The urologist may perform extra tests to confirm whether an enlarged prostate or an overactive bladder is the main culprit. If it is the latter, you might try a type of drug called an anticholinergic, used to treat urinary problems in women.

But an accurate diagnosis is a must: if you have obstructed flow caused by an enlarged prostate, taking a drug for an overactive bladder may close off the flow entirely, leading to a medical emergency called acute urinary retention and the need to stick a catheter into the bladder to drain it.

Surgical options for BPH

The most conservative approach to relieve prostate-related urinary symptoms is medication. However, some men may choose to consider surgery early, whether because they don't like taking pills or the pills don't work fast or well enough for them.

Many men have heard of TURP, or transurethral resection of the prostate, which is highly effective and remains the standard against which other treatments are measured. It uses an electrified wire loop at the tip of an instrument, inserted through the penis into the bladder, to trim away excess prostate tissue causing a urinary obstruction.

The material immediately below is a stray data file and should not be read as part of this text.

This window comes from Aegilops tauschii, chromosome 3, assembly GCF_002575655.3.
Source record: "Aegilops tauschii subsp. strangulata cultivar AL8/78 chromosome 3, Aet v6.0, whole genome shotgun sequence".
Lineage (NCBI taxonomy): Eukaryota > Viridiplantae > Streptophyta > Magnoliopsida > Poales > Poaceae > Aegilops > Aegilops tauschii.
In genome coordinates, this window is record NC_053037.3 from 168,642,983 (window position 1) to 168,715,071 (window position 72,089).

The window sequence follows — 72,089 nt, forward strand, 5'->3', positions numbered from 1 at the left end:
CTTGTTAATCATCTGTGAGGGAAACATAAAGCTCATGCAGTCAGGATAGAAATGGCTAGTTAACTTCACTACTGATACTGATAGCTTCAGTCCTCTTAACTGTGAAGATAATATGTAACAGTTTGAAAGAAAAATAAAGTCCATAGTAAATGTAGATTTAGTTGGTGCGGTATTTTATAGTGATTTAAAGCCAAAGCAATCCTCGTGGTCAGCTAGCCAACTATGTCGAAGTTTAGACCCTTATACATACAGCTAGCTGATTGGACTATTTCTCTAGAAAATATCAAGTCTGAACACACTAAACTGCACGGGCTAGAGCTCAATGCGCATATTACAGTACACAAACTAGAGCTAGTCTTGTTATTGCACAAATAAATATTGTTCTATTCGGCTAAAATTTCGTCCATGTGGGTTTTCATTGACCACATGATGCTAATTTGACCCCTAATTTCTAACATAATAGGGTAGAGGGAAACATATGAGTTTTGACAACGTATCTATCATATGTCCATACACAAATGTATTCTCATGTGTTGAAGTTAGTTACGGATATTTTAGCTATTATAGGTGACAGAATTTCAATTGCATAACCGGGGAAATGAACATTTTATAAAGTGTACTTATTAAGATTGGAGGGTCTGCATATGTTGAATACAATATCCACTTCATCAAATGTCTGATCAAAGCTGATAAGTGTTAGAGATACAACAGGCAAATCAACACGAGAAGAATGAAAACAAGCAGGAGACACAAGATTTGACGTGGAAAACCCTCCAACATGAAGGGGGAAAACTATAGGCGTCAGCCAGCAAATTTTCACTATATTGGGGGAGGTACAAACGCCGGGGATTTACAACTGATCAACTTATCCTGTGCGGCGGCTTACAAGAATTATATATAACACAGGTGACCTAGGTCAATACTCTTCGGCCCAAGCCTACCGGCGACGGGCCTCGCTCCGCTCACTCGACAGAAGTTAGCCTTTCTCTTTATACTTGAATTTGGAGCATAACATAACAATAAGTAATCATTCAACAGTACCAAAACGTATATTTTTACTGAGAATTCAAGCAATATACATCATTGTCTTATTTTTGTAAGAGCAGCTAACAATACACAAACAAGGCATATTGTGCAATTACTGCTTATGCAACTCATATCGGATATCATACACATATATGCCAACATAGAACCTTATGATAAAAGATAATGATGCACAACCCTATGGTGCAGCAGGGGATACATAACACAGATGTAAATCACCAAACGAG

While TURP remains the mainstay of the surgical treatments for BPH, less invasive treatments are also widely used. One is laser therapy, called photosensitive vaporization of the prostate (PVP). A thin optical ber is inserted through the penis to deliver laser energy to the prostate and shrink it. Typically, patients go home the same day after a laser surgery, even if the procedure is performed at a hospital.

At least six other options are in use besides TURP and PVP. They use small incisions, microwave energy, or electrical current to reduce obstruction of urine flow. Discuss the pros and cons with a specialist.

Many surgical options

Once you have exhausted the nonsurgical options, talk to a urologist about the next step. There are a variety of approaches to clearing a physical obstruction in your urinary system, and the pros and cons should be weighed carefully. Urologists have the most experience in this area and can help lead you to a possible solution.